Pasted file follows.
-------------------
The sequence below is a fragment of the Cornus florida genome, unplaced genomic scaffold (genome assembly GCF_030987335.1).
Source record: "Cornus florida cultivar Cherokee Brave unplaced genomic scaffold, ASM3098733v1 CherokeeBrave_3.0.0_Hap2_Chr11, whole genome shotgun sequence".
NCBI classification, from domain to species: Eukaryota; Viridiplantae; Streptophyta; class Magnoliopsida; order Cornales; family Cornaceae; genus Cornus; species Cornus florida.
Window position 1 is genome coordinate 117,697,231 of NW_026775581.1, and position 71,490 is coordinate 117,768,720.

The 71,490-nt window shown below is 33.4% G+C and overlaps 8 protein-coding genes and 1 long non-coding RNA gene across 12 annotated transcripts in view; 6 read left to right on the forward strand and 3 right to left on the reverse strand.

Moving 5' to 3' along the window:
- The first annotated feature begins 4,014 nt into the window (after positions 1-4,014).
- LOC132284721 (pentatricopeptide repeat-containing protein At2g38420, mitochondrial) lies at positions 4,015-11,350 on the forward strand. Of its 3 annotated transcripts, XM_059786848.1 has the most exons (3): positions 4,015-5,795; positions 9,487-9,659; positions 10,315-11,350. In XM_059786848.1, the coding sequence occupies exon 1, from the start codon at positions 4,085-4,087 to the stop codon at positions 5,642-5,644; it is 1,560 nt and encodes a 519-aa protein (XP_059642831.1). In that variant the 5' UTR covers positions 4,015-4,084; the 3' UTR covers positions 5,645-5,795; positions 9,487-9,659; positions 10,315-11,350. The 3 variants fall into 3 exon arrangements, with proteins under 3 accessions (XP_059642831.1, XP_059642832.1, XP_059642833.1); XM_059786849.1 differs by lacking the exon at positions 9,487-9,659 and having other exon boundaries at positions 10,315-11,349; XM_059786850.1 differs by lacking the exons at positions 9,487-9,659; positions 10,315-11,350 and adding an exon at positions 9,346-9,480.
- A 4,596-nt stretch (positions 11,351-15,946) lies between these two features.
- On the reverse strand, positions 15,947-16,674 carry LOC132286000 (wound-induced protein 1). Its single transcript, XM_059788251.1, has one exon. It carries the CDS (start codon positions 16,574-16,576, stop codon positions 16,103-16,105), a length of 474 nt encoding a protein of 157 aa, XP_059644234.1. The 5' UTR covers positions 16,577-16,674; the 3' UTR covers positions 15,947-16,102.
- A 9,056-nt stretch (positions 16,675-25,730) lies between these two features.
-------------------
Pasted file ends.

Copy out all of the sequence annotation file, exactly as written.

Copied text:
The sequence below is a fragment of the Cornus florida genome, unplaced genomic scaffold (genome assembly GCF_030987335.1).
Source record: "Cornus florida cultivar Cherokee Brave unplaced genomic scaffold, ASM3098733v1 CherokeeBrave_3.0.0_Hap2_Chr11, whole genome shotgun sequence".
NCBI classification, from domain to species: Eukaryota; Viridiplantae; Streptophyta; class Magnoliopsida; order Cornales; family Cornaceae; genus Cornus; species Cornus florida.
Window position 1 is genome coordinate 117,697,231 of NW_026775581.1, and position 71,490 is coordinate 117,768,720.

The 71,490-nt window shown below is 33.4% G+C and overlaps 8 protein-coding genes and 1 long non-coding RNA gene across 12 annotated transcripts in view; 6 read left to right on the forward strand and 3 right to left on the reverse strand.

Moving 5' to 3' along the window:
- The first annotated feature begins 4,014 nt into the window (after positions 1-4,014).
- LOC132284721 (pentatricopeptide repeat-containing protein At2g38420, mitochondrial) lies at positions 4,015-11,350 on the forward strand. Of its 3 annotated transcripts, XM_059786848.1 has the most exons (3): positions 4,015-5,795; positions 9,487-9,659; positions 10,315-11,350. In XM_059786848.1, the coding sequence occupies exon 1, from the start codon at positions 4,085-4,087 to the stop codon at positions 5,642-5,644; it is 1,560 nt and encodes a 519-aa protein (XP_059642831.1). In that variant the 5' UTR covers positions 4,015-4,084; the 3' UTR covers positions 5,645-5,795; positions 9,487-9,659; positions 10,315-11,350. The 3 variants fall into 3 exon arrangements, with proteins under 3 accessions (XP_059642831.1, XP_059642832.1, XP_059642833.1); XM_059786849.1 differs by lacking the exon at positions 9,487-9,659 and having other exon boundaries at positions 10,315-11,349; XM_059786850.1 differs by lacking the exons at positions 9,487-9,659; positions 10,315-11,350 and adding an exon at positions 9,346-9,480.
- A 4,596-nt stretch (positions 11,351-15,946) lies between these two features.
- On the reverse strand, positions 15,947-16,674 carry LOC132286000 (wound-induced protein 1). Its single transcript, XM_059788251.1, has one exon. It carries the CDS (start codon positions 16,574-16,576, stop codon positions 16,103-16,105), a length of 474 nt encoding a protein of 157 aa, XP_059644234.1. The 5' UTR covers positions 16,577-16,674; the 3' UTR covers positions 15,947-16,102.
- A 9,056-nt stretch (positions 16,675-25,730) lies between these two features.